And then they began to arrive. The families, the children, the smiles, the laughter, the happiness of being together again, the anticipation of what we all knew was about to happen. The sacrifice of the four-hour drive only made the reward sweeter. This was not a “strange” place to anyone - this was a Catholic Church - a Traditional Catholic Church with the Traditional Catholic Mass on a Traditional Catholic Altar and a Traditional Catholic Choir in a Traditional Catholic Choir Loft. It is God’s. And He loaned it to us to worship Him there in the same fashion as He has desired Catholics to worship Him for two thousand years.
We ask our bishop for this and we are denied. We gleefully occupy a small, “unimportant” barrio parish in El Paso and we are content beyond measure. And we are evicted. We are evicted, say our superiors, because our priest has somehow violated regulations imposed by a bureaucracy that is as godless as the government it represents. We are evicted by the purveyors of “social justice.” We are a family and our family is sought to be destroyed. We have a home and our home is wrecked. We are evicted, they tell us, because of something about government regulations. We can do nothing about how this is portrayed and we can do nothing to force the truth to be honestly spoken, but we can at least be very clear about the fact that we know better. We are evicted because the clear and unambiguous teaching of authentic Catholic doctrine simply cannot be tolerated by those to whom this doctrine is personally threatening or those whose personal agendas it threatens.
And on this Sunday in Shafter, Texas, we are happy beyond measure. We are supernaturally happy. A sort of happiness that, speaking from experience, one who has never had the Ancient Sacrifice of the Mass at their center is largely unfamiliar with.
Our Bishop, to whom we bear no malice and desire only eternal good, hears our cries for bread but offers us stones. He promises to restore that which he has taken from us and attempts to bamboozle us with a bit of incense and some phrases in Latin and call it the same thing as - according to popes from St. Pius V to Benedict XVI - our rightful possession as Catholics. We respectfully ask our bishop to return to us what he has taken from us and he tells us flat out, “No way.”
The Holy Father speaks in glowing terms of the Mass of Ages and of how those of us who love that Mass must be given every respect and consideration. We grieve for our bishop that he chooses to be obstinately disobedient to his superior.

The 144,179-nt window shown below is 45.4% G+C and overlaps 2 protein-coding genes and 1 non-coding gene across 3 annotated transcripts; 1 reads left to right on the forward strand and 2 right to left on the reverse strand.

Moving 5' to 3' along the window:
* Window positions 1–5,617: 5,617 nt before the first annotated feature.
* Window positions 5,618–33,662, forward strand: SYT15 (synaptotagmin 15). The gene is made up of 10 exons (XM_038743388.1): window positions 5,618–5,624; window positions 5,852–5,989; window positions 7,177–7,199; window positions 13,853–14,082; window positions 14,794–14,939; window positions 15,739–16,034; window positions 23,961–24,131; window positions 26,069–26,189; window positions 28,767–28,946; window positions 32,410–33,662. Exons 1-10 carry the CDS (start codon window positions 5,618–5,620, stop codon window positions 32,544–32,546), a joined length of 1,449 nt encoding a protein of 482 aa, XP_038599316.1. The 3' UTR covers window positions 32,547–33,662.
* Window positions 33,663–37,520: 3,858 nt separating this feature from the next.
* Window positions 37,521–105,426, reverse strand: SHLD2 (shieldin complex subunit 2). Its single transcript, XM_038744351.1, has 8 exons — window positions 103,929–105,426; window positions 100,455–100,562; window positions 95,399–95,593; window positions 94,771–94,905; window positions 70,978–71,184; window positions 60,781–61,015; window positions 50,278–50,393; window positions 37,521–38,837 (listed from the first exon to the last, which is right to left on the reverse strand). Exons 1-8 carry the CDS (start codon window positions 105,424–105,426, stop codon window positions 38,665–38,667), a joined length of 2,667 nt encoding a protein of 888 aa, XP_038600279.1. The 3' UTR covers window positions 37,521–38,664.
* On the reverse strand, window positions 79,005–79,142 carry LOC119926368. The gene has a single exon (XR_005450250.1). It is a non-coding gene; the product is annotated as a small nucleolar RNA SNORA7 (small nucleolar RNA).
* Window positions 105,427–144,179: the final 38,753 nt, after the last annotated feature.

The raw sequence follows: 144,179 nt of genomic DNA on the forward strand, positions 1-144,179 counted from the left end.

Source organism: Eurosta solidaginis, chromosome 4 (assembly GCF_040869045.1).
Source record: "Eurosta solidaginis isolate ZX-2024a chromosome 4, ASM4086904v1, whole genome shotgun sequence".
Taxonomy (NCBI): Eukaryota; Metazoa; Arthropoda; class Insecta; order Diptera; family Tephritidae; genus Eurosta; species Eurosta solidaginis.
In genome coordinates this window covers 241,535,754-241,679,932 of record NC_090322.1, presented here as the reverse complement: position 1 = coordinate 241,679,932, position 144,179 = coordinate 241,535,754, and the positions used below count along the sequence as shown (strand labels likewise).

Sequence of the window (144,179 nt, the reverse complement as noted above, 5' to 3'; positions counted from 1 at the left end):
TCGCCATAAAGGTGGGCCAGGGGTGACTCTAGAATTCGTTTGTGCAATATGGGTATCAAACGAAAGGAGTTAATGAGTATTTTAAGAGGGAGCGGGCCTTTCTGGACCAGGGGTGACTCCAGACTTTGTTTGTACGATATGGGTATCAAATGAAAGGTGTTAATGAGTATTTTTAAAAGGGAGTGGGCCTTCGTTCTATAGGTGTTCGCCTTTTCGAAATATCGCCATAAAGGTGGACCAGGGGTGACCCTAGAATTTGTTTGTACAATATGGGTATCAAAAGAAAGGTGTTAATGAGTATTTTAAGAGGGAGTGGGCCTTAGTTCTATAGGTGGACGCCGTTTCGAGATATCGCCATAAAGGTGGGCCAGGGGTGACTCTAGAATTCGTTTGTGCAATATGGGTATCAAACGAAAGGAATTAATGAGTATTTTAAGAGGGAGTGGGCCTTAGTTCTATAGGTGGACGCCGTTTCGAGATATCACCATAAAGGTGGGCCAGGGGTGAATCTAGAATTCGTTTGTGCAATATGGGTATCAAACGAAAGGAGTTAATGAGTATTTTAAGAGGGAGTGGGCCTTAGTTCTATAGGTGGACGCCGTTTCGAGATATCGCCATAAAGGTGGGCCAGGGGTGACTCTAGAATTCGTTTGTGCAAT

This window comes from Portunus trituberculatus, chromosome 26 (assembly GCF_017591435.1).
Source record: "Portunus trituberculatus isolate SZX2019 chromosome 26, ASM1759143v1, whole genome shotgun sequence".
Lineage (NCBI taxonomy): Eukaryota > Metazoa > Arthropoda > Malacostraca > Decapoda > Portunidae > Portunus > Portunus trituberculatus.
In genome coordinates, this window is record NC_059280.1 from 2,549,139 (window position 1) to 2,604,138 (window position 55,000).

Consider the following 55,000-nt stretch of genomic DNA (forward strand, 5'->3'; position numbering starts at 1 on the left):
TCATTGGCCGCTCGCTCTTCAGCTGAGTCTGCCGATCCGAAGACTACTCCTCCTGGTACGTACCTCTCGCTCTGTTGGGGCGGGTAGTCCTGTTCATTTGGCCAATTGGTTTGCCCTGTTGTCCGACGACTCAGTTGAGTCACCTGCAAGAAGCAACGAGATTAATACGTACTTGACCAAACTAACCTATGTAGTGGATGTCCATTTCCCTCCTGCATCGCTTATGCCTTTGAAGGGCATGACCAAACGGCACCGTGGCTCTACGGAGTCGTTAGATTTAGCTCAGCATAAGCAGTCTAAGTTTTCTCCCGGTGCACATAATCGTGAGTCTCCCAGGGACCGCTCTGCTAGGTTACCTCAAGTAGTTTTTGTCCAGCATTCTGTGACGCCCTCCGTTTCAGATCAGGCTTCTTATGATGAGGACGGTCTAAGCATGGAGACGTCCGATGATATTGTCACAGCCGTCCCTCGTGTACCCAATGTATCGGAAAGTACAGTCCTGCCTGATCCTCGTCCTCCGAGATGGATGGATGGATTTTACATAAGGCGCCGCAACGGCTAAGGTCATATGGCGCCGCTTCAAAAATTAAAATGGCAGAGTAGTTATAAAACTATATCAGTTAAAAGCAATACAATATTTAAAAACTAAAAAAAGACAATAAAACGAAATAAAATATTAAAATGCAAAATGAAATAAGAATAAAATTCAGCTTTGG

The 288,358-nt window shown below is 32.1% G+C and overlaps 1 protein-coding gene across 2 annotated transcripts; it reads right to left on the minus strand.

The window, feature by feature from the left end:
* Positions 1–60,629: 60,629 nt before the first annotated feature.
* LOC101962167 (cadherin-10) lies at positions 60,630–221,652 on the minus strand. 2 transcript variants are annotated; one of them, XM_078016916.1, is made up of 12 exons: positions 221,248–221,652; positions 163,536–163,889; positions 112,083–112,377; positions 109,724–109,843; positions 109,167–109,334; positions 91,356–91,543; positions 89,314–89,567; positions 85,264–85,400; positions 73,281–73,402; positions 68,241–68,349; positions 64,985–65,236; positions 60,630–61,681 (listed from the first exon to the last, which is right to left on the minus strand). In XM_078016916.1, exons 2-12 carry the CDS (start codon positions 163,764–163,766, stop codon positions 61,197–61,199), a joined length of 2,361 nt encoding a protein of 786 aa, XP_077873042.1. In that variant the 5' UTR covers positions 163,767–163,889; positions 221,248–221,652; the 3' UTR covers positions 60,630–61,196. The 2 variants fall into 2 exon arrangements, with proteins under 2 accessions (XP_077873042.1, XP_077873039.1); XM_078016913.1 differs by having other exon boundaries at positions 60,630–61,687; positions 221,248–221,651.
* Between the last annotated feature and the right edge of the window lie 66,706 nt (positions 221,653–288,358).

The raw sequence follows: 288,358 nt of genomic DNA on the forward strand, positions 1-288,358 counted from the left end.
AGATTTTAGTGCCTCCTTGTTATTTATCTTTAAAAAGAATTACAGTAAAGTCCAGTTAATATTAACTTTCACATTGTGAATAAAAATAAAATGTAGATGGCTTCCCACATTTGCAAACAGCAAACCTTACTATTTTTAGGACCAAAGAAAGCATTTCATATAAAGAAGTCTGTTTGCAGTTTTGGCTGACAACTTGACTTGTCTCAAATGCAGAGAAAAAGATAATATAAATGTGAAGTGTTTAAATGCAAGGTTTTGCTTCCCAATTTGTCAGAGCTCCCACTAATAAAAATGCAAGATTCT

But God is good. “God is very, very Good,” as the Cura de Shafter reminded me over his shoulder after the Mass on Sunday in a spontaneous moment as I was trying to keep pace with him. God is very, very good. God does not give stones for bread. What loving Father would do so?
For quite some time now, we have prayed for a place where we may do nothing other than worship as our ancestors have for millennia. Our Mexican ancestors, our German ancestors, our Filipino ancestors, our French ancestors, our Irish ancestors... . And God answered our prayers, and He gives us His Mass. Are we other than miserable sinners, that we might tell God where we want Him to provide us with these gifts? God is good. He has given us our place. He has heard our prayers and He has answered them in a manner so obvious that only the most oblivious could ignore it. Never mind that that place is more than two hundred miles from our homes.
Another memo to those who despise the Catholicism of their ancestors: study Catholic history. The greater the persecution, the greater the flowering of the Faith. If the intention was to somehow throw water on this fire, know that enemies of the Faith, within and without the structures of Holy Mother Church, have tried unsuccessfully to do that for two-thousand years.
We bear no malice, but we will not abandon the Catholic Church and all that that entails. We will not abandon the rightful liturgy of Holy Mother Church and we will not abandon Her authentic doctrine. We have now been well-formed and we have now studied what the doctors and saints of the Church have taught from the beginning. We recognize a counterfeit and according to the highest authorities of the Church we are free and obligated to reject it - in perpetuity - for ever and ever, amen.
Being miserable sinners, we despaired - but only briefly. We even saw our Cura despair a bit - before Shafter - and far more briefly. He rolled well with this punch and is back in the fight with what, it would seem to me, is a greater determination than what we have previously seen, difficult though that may be to imagine. You see, you are dealing with a priest who has fallen in love with Catholicism and with the Catholic priesthood. You are dealing with someone who really believes in the term “alter Christus.” If that is an unfamiliar term, it is only charitable to suggest that you study it well. Because being in love with your Catholic priesthood - understanding that, for the sake of those souls under your care you are a man set apart, is a very sublime way of being in love with God Himself.